Recommended by Ralph Mellon
We could do with more films like this – a 1972 black comedy which gives the aristocracy and the upper echelons a right good kicking.
Wildly overflowing with scheming British eccentricity, it’s the perfect choice of movie to be directed by a Hungarian.
Peter O’Toole was Oscar-nominated – as he often was – for his role as Jack, a paranoid schizophrenic, who believes he is Jesus Christ and becomes the 14th Earl of Gurney after the accidental death of his predecessor.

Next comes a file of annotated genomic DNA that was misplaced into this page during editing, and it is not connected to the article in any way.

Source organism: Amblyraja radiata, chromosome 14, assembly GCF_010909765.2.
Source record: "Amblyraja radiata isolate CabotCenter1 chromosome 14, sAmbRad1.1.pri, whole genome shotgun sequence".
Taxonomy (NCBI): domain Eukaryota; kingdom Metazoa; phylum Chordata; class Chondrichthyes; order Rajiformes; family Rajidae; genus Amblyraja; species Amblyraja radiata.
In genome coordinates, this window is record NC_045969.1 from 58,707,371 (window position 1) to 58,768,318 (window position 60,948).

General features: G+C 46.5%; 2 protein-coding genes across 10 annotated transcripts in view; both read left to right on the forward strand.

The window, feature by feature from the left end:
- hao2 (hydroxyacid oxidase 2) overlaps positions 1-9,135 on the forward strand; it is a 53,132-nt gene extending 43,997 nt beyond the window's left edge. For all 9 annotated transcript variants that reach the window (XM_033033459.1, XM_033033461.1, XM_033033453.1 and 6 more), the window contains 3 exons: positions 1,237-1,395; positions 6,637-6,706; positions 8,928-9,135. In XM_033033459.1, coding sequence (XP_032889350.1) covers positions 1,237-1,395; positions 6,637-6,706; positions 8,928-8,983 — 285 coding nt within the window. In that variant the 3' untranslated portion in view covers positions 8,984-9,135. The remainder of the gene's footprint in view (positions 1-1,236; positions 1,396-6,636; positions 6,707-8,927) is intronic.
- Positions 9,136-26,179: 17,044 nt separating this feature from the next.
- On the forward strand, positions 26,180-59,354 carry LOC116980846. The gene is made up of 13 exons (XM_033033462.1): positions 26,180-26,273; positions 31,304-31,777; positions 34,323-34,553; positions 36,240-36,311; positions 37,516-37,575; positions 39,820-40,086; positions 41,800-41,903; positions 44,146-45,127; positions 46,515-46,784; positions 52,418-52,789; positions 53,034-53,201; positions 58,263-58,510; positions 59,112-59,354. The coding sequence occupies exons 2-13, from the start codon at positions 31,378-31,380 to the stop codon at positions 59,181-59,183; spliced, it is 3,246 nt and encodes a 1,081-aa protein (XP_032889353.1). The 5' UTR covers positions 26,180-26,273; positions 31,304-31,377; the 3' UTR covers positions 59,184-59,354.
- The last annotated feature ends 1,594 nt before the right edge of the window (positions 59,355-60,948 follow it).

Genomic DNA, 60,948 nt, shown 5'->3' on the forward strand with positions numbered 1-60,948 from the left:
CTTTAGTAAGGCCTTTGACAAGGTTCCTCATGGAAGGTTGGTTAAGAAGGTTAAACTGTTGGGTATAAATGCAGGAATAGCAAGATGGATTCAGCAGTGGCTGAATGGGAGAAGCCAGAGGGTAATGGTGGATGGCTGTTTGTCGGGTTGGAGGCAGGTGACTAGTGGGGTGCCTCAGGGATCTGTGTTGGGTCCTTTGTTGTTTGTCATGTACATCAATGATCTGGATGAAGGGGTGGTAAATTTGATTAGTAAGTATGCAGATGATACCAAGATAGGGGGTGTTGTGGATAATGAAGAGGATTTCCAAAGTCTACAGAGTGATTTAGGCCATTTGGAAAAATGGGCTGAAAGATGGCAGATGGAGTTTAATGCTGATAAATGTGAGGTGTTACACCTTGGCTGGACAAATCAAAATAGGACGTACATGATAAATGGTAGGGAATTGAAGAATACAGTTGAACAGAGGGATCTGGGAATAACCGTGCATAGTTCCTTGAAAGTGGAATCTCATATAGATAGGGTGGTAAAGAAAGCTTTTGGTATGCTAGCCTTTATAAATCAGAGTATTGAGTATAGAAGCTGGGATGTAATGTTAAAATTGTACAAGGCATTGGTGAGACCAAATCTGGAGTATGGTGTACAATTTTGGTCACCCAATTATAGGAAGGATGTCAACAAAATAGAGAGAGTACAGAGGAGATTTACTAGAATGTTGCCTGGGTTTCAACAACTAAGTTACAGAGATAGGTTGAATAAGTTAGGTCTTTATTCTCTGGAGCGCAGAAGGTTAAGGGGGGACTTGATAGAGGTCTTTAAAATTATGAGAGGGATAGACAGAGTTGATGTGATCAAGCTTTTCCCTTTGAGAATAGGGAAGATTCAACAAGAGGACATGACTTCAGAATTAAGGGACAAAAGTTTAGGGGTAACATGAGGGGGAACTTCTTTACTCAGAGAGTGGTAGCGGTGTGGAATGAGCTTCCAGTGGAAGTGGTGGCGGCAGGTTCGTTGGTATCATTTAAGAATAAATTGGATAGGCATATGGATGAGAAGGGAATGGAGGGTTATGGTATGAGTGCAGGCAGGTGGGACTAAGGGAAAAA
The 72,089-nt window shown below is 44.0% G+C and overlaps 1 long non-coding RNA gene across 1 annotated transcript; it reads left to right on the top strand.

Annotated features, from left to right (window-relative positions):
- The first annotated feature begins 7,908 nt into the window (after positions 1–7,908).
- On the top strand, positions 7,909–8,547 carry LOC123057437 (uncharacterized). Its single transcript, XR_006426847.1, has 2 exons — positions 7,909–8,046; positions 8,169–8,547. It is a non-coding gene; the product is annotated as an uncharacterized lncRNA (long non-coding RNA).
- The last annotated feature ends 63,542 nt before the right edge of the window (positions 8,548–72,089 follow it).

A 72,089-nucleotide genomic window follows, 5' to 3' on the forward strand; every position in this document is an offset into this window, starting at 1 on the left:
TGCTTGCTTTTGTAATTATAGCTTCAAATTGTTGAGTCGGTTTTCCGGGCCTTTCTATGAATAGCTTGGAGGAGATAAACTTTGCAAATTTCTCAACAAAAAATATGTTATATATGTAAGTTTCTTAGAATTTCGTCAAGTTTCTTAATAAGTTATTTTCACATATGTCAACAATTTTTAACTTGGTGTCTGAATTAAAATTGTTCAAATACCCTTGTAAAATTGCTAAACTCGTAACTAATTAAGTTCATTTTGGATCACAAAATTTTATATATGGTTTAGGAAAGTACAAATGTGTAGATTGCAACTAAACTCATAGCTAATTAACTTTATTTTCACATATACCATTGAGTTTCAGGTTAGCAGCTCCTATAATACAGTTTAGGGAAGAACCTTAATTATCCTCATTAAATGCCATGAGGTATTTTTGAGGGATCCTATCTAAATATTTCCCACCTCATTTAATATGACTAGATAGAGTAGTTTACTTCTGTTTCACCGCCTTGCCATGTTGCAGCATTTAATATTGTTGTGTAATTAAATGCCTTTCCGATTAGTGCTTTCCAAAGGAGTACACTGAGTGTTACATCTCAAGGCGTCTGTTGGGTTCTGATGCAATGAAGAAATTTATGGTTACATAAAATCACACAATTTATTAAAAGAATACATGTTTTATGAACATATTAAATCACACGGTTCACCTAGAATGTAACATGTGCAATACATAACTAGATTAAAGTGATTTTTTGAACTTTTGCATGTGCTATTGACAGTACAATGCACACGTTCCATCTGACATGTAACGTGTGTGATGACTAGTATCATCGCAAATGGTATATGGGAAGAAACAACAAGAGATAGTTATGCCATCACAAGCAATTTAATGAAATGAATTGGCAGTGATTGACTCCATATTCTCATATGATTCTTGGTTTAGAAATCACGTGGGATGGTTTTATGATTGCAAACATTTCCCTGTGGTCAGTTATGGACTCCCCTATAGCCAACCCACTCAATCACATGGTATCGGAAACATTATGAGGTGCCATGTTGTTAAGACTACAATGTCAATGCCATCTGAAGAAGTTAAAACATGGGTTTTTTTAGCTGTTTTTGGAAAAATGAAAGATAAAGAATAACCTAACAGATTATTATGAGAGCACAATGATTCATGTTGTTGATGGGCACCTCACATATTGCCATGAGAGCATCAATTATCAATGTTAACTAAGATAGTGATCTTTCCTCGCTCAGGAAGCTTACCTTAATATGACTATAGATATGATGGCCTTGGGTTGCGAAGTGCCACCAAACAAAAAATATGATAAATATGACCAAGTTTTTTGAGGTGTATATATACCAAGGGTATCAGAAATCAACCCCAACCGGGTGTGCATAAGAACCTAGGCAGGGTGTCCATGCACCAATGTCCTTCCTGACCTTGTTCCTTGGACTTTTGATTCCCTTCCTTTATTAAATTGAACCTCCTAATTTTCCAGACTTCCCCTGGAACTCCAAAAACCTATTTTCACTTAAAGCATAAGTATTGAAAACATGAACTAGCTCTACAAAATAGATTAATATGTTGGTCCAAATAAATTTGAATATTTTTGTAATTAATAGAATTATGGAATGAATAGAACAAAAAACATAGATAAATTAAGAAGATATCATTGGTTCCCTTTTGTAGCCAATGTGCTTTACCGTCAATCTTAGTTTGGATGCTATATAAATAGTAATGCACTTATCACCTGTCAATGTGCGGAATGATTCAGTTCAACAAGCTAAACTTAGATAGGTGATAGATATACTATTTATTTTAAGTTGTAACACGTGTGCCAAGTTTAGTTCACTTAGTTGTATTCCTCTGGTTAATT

Horrified relatives and friends try various dirty deeds to have Jack institutionalised, while other efforts are made to cure him.
Some people reckon he’s returned to sanity, but Jack now believes himself to be Jack the Ripper.
Over 40 years on, it’s still a very entertaining satire with a gallery of treasurable but now dead British character actors behaving badly, including Alastair Sim, Harry Andrews, Arthur Lowe, William Mervyn, Coral Browne, and the always, always utterly brilliant Nigel Green.